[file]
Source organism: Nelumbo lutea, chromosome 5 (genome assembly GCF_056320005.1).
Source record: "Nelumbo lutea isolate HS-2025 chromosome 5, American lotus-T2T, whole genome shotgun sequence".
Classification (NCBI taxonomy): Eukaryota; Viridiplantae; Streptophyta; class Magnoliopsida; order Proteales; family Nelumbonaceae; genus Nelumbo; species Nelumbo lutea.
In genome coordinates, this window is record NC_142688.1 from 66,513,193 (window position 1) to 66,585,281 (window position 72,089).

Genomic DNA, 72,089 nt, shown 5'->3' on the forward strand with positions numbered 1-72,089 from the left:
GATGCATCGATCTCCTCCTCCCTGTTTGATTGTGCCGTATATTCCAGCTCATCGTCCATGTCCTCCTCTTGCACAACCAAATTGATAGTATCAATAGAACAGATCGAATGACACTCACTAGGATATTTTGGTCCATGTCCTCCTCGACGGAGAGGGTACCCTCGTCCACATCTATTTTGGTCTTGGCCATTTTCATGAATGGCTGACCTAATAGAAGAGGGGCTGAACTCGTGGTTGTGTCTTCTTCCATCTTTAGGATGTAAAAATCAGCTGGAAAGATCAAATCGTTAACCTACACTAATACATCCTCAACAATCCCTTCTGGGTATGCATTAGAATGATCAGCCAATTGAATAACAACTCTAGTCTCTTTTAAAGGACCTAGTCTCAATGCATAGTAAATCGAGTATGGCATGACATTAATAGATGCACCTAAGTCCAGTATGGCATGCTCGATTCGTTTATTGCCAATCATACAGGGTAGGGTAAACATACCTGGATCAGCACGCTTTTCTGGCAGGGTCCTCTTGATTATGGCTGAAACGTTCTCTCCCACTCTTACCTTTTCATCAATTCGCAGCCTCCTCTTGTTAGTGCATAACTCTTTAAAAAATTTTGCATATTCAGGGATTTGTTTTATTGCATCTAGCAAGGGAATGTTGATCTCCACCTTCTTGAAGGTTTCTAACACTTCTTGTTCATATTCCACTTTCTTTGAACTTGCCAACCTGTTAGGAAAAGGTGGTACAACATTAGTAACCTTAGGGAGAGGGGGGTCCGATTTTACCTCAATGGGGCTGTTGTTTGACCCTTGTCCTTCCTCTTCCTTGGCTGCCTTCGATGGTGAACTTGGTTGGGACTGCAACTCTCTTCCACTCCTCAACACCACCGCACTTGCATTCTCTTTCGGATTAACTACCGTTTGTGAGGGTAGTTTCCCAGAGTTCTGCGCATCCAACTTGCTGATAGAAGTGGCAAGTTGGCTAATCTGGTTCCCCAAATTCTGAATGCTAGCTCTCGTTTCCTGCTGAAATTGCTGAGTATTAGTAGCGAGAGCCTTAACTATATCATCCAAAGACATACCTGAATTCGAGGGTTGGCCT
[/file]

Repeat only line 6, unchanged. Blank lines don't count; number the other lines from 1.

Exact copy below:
GATGCATCGATCTCCTCCTCCCTGTTTGATTGTGCCGTATATTCCAGCTCATCGTCCATGTCCTCCTCTTGCACAACCAAATTGATAGTATCAATAGAACAGATCGAATGACACTCACTAGGATATTTTGGTCCATGTCCTCCTCGACGGAGAGGGTACCCTCGTCCACATCTATTTTGGTCTTGGCCATTTTCATGAATGGCTGACCTAATAGAAGAGGGGCTGAACTCGTGGTTGTGTCTTCTTCCATCTTTAGGATGTAAAAATCAGCTGGAAAGATCAAATCGTTAACCTACACTAATACATCCTCAACAATCCCTTCTGGGTATGCATTAGAATGATCAGCCAATTGAATAACAACTCTAGTCTCTTTTAAAGGACCTAGTCTCAATGCATAGTAAATCGAGTATGGCATGACATTAATAGATGCACCTAAGTCCAGTATGGCATGCTCGATTCGTTTATTGCCAATCATACAGGGTAGGGTAAACATACCTGGATCAGCACGCTTTTCTGGCAGGGTCCTCTTGATTATGGCTGAAACGTTCTCTCCCACTCTTACCTTTTCATCAATTCGCAGCCTCCTCTTGTTAGTGCATAACTCTTTAAAAAATTTTGCATATTCAGGGATTTGTTTTATTGCATCTAGCAAGGGAATGTTGATCTCCACCTTCTTGAAGGTTTCTAACACTTCTTGTTCATATTCCACTTTCTTTGAACTTGCCAACCTGTTAGGAAAAGGTGGTACAACATTAGTAACCTTAGGGAGAGGGGGGTCCGATTTTACCTCAATGGGGCTGTTGTTTGACCCTTGTCCTTCCTCTTCCTTGGCTGCCTTCGATGGTGAACTTGGTTGGGACTGCAACTCTCTTCCACTCCTCAACACCACCGCACTTGCATTCTCTTTCGGATTAACTACCGTTTGTGAGGGTAGTTTCCCAGAGTTCTGCGCATCCAACTTGCTGATAGAAGTGGCAAGTTGGCTAATCTGGTTCCCCAAATTCTGAATGCTAGCTCTCGTTTCCTGCTGAAATTGCTGAGTATTAGTAGCGAGAGCCTTAACTATATCATCCAAAGACATACCTGAATTCGAGGGTTGGCCT